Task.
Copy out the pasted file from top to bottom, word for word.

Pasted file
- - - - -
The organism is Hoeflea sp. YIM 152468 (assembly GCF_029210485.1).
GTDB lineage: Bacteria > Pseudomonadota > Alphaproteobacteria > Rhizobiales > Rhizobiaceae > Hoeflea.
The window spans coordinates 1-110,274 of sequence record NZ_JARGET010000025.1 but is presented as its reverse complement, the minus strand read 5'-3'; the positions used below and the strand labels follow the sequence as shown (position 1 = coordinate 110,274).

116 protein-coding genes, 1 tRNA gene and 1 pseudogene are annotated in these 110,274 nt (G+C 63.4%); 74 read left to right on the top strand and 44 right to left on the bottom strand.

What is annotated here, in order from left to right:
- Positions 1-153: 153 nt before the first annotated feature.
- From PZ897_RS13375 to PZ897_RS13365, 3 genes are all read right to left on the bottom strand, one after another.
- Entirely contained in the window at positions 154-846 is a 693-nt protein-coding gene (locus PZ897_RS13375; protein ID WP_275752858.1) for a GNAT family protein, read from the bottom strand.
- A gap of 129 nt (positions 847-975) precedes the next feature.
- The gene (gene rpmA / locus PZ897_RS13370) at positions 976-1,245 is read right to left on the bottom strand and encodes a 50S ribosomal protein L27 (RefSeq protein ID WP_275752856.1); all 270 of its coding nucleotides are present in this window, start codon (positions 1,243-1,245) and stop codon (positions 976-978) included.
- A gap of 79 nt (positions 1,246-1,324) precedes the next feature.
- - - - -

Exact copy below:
The organism is Hoeflea sp. YIM 152468 (assembly GCF_029210485.1).
GTDB lineage: Bacteria > Pseudomonadota > Alphaproteobacteria > Rhizobiales > Rhizobiaceae > Hoeflea.
The window spans coordinates 1-110,274 of sequence record NZ_JARGET010000025.1 but is presented as its reverse complement, the minus strand read 5'-3'; the positions used below and the strand labels follow the sequence as shown (position 1 = coordinate 110,274).

116 protein-coding genes, 1 tRNA gene and 1 pseudogene are annotated in these 110,274 nt (G+C 63.4%); 74 read left to right on the top strand and 44 right to left on the bottom strand.

What is annotated here, in order from left to right:
- Positions 1-153: 153 nt before the first annotated feature.
- From PZ897_RS13375 to PZ897_RS13365, 3 genes are all read right to left on the bottom strand, one after another.
- Entirely contained in the window at positions 154-846 is a 693-nt protein-coding gene (locus PZ897_RS13375; protein ID WP_275752858.1) for a GNAT family protein, read from the bottom strand.
- A gap of 129 nt (positions 847-975) precedes the next feature.
- The gene (gene rpmA / locus PZ897_RS13370) at positions 976-1,245 is read right to left on the bottom strand and encodes a 50S ribosomal protein L27 (RefSeq protein ID WP_275752856.1); all 270 of its coding nucleotides are present in this window, start codon (positions 1,243-1,245) and stop codon (positions 976-978) included.
- A gap of 79 nt (positions 1,246-1,324) precedes the next feature.